Usually the unoaked Chardonnays are labeled as such. I don't know of anyone labeling their wine as "No MLF" (no malolactic fermentation). And your preference might be for something lightly oaked or with light ML rather than none at all.

Dry Rosé

Rosés are reds made like whites. Some can be syrupy sweet, but the good ones are crisp and flavorful. Try one made from Sangiovese or Grenache. Check out Kokomo, Quivira, and Valley of the Moon.

Tuesday, March 12, 2013

An inexpensive visit to Sonoma County

Wine country travel is fun. It's "Disneyland for adults." It can also be expensive as in $25 tasting fees per person, $50-up bottles of wine, $300/night lodging, and $100 dinners. I'm talking about Napa Valley here as any other region of California tends to be less expensive -- which brings us to Sonoma County.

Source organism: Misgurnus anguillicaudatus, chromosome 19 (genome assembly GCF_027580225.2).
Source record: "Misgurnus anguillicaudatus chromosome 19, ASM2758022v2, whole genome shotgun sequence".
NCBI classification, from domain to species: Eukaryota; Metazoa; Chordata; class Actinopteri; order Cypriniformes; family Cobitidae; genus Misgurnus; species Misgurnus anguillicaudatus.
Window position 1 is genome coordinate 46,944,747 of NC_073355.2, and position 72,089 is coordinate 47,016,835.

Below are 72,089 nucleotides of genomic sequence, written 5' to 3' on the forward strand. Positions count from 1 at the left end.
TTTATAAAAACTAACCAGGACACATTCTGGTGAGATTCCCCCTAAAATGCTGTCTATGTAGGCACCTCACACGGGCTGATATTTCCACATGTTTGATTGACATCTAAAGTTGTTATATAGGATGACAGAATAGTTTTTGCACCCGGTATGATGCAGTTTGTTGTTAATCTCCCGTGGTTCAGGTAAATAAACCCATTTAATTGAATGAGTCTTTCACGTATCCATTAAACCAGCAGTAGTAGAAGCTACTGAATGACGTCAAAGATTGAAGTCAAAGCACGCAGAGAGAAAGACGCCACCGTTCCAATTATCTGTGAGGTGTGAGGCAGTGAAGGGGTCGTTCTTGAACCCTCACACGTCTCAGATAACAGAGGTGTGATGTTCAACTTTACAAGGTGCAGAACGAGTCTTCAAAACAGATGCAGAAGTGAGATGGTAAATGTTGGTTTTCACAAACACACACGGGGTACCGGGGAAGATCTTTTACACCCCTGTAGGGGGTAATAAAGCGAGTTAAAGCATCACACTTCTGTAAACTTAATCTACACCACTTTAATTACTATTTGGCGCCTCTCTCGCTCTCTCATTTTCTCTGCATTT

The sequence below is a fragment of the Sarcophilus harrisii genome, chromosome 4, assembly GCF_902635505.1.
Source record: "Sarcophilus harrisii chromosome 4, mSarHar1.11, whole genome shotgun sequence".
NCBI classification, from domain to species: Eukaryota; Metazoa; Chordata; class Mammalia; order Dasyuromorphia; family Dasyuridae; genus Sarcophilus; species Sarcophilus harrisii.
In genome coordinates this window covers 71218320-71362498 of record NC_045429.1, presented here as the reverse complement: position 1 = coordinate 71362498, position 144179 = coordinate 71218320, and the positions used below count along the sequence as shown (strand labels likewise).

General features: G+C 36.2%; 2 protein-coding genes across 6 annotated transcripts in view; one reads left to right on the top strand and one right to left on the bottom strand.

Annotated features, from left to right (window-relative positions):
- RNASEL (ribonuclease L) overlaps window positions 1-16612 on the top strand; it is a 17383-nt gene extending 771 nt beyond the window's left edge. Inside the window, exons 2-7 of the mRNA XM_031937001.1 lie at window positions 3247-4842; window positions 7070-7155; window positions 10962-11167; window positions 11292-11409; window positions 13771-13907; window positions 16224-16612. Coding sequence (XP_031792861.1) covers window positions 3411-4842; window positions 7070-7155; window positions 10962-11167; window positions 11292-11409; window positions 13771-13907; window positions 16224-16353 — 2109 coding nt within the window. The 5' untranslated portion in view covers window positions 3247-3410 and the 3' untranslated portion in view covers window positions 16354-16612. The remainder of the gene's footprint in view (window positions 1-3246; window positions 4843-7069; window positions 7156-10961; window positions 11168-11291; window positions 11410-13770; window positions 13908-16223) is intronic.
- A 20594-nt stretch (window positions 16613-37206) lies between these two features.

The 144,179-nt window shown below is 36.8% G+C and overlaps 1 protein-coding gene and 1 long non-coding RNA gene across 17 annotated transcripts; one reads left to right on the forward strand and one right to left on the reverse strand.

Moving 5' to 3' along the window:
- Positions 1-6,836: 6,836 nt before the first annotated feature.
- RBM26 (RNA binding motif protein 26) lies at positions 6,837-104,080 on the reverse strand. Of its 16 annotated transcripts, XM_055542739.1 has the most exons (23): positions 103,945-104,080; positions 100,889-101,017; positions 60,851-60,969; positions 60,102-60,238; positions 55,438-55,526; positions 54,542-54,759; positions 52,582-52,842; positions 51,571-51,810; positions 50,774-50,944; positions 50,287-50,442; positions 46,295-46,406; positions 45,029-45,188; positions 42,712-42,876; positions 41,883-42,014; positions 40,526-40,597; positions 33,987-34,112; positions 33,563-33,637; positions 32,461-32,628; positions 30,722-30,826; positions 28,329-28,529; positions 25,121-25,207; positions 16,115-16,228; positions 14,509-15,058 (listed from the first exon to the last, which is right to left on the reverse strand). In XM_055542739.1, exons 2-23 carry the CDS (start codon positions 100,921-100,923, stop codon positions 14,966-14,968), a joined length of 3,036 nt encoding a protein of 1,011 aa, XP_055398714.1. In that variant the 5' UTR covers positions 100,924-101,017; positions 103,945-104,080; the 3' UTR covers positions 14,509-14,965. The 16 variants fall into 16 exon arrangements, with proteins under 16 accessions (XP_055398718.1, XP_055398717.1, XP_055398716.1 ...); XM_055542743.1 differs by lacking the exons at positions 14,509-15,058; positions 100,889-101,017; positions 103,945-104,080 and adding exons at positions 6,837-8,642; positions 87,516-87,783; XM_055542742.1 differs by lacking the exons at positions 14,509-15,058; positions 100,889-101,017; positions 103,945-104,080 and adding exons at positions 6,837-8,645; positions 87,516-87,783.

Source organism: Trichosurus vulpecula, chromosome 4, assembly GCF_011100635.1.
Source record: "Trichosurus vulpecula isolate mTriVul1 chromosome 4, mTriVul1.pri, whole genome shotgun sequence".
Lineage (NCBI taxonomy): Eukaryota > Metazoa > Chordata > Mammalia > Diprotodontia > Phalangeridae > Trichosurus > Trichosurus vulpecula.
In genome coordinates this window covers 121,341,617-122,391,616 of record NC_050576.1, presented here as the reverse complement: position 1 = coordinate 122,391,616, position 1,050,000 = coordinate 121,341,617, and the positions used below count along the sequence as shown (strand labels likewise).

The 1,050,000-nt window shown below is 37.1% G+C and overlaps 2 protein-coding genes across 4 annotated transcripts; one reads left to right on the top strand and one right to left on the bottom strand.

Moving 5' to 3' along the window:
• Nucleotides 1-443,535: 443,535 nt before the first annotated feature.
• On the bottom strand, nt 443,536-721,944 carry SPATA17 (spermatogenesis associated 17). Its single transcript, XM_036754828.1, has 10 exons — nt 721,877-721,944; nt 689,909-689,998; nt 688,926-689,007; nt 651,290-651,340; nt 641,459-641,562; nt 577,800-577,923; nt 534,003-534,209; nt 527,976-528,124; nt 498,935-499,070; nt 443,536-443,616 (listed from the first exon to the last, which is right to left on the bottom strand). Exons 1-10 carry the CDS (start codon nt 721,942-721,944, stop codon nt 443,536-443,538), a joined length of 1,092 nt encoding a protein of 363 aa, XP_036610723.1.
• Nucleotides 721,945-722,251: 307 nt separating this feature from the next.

Following are some ideas for saving a few bucks on your travel.

Getting to Sonoma County

The most convenient for West Coasters outside of the Bay Area might be Alaska Airlines as they fly directly into Sonoma County from San Diego, LA, Portland and Seattle. In case you're thirsty after you land the nearest winery tasting room is about a half mile from the end of the runway!

San Francisco and Oakland airports are 1-1/2 hours away. Oakland doesn't offer as many choices for air travelers, but is often less expensive than SFO.


Santa Rosa is probably your best bet as it's the largest city so it has more choices.  There are the big chains like Hilton, Hyatt, and Marriott plus some independents like the Flamingo and Fountaingrove Inn. I would recommend not staying at the Travelodge Downtown, the Golden Coin, or the Motel 6. Some of the big one do offer occasional discounts. In the smaller towns of Healdsburg and Sonoma getting budget lodging become a bit tougher--try America's Best Value Budget Inn in Healdsburg. The towns of Rohnert Park and Petaluma may offer some deals, but are farther away from the wineries.